Calling the lack of physician training a “monumental lost opportunity,” the report describes a “failure of the medical profession at every level—in medical school, residency training, continuing education and in practice—to confront the nation’s number one disease.”
Therefore, healthcare organizations have a public health obligation and opportunity to:
- Increase the number of prescribers who are comfortable talking to patients about opioid use disorder diagnosis and using shared decision-making to select an appropriate pharmacotherapy for opioid use disorder.
- Increase the number of clinicians (primary care physicians, nurse practitioners, physician assistants) who become DATA-2000 waivered prescribers, and
- Focus on pharmacotherapy
Pharmacotherapy for Opioid Use Disorder
When a person’s brain adjusts to expect an increased amount of opioids in their system, that can lead to withdrawal if they stop using. Opioid withdrawal symptoms can be managed medically — also called “detox” or “rehab.” However, just going through withdrawal doesn’t treat the underlying opioid use disorder. Fortunately, there are effective therapies that can reduce the risk of overdose and support recovery.
Along with behavioral counseling, the medical community can use medications specifically tailored to opioid receptors (methadone, buprenorphine, and naltrexone) to help patients manage opioid use disorder with far less danger of relapse and overdose. These types of combined therapies are known as pharmacotherapy for opioid use disorder.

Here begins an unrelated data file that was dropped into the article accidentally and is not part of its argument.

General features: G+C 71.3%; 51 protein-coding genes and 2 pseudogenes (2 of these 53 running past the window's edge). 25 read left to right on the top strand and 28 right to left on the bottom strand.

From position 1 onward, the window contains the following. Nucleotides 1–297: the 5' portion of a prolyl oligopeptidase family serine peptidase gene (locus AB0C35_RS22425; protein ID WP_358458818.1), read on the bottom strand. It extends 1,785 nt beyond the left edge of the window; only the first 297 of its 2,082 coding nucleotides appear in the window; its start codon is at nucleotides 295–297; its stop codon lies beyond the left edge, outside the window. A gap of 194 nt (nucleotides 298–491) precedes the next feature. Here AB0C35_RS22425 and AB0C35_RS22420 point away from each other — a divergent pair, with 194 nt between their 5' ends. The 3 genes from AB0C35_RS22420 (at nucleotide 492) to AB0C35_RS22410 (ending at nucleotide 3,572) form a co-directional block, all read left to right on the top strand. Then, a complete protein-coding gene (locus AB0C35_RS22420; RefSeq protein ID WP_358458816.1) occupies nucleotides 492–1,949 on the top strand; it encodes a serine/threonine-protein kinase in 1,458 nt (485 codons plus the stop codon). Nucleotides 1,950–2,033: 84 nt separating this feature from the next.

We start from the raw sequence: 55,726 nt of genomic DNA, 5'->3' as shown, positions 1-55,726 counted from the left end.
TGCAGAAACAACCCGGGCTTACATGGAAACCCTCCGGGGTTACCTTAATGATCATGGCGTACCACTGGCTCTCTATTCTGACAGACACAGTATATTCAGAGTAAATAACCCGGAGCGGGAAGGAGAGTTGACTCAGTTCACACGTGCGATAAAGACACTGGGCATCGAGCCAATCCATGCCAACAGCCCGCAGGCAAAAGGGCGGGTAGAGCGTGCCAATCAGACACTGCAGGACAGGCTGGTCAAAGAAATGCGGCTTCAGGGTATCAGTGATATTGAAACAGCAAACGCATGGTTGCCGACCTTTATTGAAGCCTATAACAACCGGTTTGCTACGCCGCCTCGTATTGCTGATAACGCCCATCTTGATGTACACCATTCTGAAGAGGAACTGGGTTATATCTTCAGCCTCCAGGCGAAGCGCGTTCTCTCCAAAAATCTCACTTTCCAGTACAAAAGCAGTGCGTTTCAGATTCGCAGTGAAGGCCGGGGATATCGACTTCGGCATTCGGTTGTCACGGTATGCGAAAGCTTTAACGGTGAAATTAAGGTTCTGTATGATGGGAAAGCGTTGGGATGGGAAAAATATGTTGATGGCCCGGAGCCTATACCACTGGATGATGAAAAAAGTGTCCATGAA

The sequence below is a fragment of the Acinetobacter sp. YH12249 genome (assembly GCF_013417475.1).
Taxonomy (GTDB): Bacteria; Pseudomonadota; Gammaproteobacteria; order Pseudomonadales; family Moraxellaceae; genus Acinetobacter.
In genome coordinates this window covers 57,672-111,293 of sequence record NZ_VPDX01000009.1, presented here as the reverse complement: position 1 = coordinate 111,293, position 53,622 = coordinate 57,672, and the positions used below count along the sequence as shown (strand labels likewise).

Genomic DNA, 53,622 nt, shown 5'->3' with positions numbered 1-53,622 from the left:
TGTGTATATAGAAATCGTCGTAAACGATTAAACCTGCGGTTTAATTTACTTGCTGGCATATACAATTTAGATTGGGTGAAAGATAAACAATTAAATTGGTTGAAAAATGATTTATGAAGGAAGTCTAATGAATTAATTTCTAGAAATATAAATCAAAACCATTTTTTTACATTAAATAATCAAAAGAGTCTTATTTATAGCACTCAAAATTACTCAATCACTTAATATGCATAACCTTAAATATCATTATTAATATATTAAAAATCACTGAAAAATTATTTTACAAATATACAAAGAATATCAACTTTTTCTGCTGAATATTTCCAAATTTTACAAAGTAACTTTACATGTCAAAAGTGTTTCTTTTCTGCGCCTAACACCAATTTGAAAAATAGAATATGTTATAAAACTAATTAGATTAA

The goal of pharmacotherapy is to use safe and effective medication along with counseling and behavioral supports to mitigate the symptoms of opioid use disorder and allow patients the best chance at recovery. According to AHRQ, the Agency for Healthcare Research and Quality, “practices should encourage and support physicians, physician’s assistants (PAs), and nurse practitioners (NPs) to take the required training and apply for waivers to prescribe buprenorphine.”
Talking with Patients About Opioid Use Disorder
With a recovery focus, managing opioid use disorder is similar to managing any other chronic condition. Every physician has practice motivating patients to take medications and change their behavior to support their health. Showing patients respect, eliciting their experiences, and approaching them with empathy can help increase motivation for change.